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the awful grim stuff that happened on the day, but trying to remember the lives of those who were lost. and in fact, when you talk to the family members, and i suppose this following the normal course of grief, and that is a number of family members have said look, it no longer matters how much our family members died just matters that they are no longer here. we just miss them, and we are sad for that. so you start to hear that, the surprise and shock of how they died is starting to fade, and what is left is the aching pain, that these family members have now been gone for 12 years. >> dade, less pomp and circumstance this year, how is the public to take that. >> well, it's almost i think as you mentioned before, almost becoming an annual right of passage. the big name here will be mayor bloomberg, this is his last year in office, he will not be here for
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the next, so he is the one v, pieces, i think part of that is that new yorkers have come to appreciate that this is just sort of an annual day of remembrance, and that the days of the fifth anniversary, or the 10th anniversary, when you had president obama and former president bush together right here at ground zero, that it's not so much of a big deal in a sense. they don't want this to be about celebrities or about a national day of leadership mourning even though national leaders all around the country will of course be paying am imagine, is and there will be moments of silence, but this is really sort of an event for the families. and to that end, there are some 250 family member whose will be participating in reading off the names of the nearly 3,000 people that were killed. it will be a somber not a spectacular sort of -- but one that remember, that yes, this is the day it was 12 years ago, there's nothing particularly special about this year, or last year, the year before, it is just particularly
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special for everybody who lost somebody who remembers that this is the anniversary. >> they will be joined by some 300 million other families, thank you very much. and david will be joined shortly with a special guest and the story of rebirth, at the world trade center site. well, the then attacks were a series of four coordinated terror strikes after those two planes hit the center. a third plane, crashed into the pentagon, causing part of the western side of that building to collapse. for family members, that is where they will look back and remember the lives that were lost there on that day. and them there is the fourth plane, it is believed that that plane, may have been headed towards the capitol in washington perhaps even the white house. that one went down in a field in shanksville pennsylvania after the passengers rebelled and confronted the hijackers, al jazeera has been there over the last few days and it is not only
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mourning those who lives were lost, but celebrating the spirit of those that fought back on that day. >> you are right, it really is welcome this morning the sun is coming up over the pennsylvania hills over here, behind me the memorial is shrouded in this. the whole place has a peaceful air, it is going to be a beautiful day, just as it was 12 years ago, and for the family an emotional day. yesterday was very emotional as well, first of all, the flight federal advisory commissions which has been looking after this place let for the very last time. on a happier note, the families went to a hillside overlooking for a groundbreaking ceremony, led by the secretary of the superior, and that is for a new visitors september here, and learning center, and then in the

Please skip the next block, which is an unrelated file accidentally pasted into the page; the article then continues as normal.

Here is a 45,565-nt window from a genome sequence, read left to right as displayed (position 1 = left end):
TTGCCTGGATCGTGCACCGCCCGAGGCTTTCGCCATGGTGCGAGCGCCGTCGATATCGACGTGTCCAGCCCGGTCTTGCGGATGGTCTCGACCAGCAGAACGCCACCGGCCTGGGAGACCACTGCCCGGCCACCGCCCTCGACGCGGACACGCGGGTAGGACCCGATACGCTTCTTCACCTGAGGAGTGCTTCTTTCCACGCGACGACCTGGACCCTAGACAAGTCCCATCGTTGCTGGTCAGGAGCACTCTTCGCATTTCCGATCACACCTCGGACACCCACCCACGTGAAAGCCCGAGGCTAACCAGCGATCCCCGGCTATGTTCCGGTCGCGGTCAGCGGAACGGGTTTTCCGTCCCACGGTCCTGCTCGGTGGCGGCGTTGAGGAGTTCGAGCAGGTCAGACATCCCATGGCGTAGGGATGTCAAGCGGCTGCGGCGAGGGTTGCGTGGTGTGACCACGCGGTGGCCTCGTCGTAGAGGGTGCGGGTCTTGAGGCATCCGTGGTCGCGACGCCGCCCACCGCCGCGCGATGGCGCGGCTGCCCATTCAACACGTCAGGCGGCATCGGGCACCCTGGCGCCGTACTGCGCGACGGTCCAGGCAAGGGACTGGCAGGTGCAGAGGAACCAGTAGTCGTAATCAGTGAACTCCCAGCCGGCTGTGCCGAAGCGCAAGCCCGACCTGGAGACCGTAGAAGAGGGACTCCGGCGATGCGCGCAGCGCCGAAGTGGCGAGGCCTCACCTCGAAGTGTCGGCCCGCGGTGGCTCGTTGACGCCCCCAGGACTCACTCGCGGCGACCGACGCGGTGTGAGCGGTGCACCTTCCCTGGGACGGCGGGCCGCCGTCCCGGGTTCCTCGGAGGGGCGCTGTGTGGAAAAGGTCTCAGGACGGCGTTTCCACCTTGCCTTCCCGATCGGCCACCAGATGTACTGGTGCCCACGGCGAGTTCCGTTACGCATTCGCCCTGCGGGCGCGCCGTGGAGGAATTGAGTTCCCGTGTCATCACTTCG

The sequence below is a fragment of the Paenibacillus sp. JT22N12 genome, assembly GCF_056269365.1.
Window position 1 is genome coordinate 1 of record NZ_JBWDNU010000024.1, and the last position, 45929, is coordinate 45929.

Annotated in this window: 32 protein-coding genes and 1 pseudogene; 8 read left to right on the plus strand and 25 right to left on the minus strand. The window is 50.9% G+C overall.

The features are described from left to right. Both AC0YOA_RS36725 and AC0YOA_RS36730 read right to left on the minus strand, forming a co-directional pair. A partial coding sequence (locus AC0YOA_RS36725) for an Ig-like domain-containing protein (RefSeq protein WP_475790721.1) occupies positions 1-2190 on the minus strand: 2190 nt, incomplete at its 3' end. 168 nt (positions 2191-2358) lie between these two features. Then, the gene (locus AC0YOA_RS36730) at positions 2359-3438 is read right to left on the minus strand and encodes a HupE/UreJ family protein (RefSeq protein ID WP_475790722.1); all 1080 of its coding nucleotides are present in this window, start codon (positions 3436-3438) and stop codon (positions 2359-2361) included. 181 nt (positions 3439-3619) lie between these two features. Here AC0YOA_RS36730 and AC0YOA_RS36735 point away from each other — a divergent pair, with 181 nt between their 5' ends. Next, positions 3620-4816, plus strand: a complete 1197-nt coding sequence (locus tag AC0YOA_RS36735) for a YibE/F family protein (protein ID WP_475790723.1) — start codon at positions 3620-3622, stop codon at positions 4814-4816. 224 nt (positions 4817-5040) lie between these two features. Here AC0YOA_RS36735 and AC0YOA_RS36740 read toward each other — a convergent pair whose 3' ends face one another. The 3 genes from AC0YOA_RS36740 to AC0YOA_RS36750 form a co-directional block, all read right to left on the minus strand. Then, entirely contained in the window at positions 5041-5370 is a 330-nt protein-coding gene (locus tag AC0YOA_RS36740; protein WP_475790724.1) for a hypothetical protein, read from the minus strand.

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evening when this site behind me, the memorial, they gather nothing but candlelight for company for three hours, from seven in the etching until 10:00. there was no sound here, it is just the candlelight and the families. today wills with as well as it always is. >> joins us from pennsylvania. well, the attack on september 11th open eyed across the country and around the world. jim walsh is an international security expert, he is doing to be with us for the entire morning and jim, prior to 9/11, the defense thinking cold war, we were thinking about boots on the drowned, and the traditional combat between two countries. what changed and what has changed since. >> you are right, just prior to that attack, you had a new administration, george bush has come to
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office, his focus was missle defense. it was all about missle defense, or the not soviet, but russians or north koreans and then things changed dramatically. fist the focus on the threat, it wasn't a focus, and then the government began to develop a defense, and offense. and you saw it in airports and we had new security procedures, all of that, that's all about protecting the homeland, the homeland security administration, and then arecord, really a focus on offense that we have seen evolve over a dozen years with the primary emphasis on drones and sort of taking it to the enemy. >> so are we safer? and i bring this up because just when crow think nothing is going to happen, you have two brothers in boston that use pressure cookers to bomb the boston marathon, and once again, we realize that can we really be safe. >> i hear you. i worked at m. i. t., a police was killed there, i live next to water